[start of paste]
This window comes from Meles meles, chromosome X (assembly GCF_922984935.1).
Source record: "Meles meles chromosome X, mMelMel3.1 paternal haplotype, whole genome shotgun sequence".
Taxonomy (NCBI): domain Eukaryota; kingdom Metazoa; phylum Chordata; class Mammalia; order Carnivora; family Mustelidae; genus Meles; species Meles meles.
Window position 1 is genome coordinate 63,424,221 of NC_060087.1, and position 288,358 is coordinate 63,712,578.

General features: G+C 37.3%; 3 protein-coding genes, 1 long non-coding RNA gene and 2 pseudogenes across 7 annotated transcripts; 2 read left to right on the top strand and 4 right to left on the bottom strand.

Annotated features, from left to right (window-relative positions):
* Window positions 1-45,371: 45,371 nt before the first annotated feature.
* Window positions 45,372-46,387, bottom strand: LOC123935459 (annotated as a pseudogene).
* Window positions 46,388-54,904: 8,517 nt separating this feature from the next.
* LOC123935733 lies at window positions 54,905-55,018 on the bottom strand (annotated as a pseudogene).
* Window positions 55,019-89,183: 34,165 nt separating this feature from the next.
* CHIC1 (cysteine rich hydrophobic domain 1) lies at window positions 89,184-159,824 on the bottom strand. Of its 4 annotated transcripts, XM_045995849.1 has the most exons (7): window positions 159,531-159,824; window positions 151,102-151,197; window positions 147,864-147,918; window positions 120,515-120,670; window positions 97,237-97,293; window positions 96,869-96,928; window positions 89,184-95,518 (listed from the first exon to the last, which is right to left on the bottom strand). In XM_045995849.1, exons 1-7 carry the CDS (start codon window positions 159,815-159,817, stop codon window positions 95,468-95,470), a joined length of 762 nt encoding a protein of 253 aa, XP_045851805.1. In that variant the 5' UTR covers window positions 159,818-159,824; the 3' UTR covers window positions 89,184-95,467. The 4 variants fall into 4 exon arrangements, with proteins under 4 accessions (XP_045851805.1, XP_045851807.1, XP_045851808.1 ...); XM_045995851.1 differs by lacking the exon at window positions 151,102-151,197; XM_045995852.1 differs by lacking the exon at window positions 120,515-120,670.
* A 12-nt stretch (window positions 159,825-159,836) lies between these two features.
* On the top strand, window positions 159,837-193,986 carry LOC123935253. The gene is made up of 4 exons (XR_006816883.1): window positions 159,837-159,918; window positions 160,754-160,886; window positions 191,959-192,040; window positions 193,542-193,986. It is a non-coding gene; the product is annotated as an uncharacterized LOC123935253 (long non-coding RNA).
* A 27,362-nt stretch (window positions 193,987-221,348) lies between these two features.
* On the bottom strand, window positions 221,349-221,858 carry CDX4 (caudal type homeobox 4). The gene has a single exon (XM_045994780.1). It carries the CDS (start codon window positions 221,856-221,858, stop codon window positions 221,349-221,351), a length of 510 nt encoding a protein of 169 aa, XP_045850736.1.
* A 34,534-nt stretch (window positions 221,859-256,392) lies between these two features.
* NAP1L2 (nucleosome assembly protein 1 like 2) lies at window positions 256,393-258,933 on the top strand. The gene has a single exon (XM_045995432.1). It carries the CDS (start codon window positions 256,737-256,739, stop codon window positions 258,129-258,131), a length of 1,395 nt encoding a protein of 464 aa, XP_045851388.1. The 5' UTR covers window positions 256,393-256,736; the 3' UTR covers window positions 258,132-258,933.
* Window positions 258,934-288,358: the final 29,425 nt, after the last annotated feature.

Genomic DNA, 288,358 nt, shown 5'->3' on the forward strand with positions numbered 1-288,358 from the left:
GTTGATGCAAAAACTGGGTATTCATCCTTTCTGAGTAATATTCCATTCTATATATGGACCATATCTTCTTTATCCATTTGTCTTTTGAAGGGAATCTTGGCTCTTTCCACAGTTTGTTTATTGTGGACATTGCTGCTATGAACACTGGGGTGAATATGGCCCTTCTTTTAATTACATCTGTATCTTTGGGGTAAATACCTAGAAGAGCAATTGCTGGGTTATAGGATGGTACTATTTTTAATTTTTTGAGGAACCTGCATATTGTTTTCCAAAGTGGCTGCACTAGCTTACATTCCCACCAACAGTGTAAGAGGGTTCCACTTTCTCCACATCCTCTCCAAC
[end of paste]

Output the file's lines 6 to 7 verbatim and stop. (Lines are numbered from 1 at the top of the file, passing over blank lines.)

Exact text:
Annotated features, from left to right (window-relative positions):
* Window positions 1-45,371: 45,371 nt before the first annotated feature.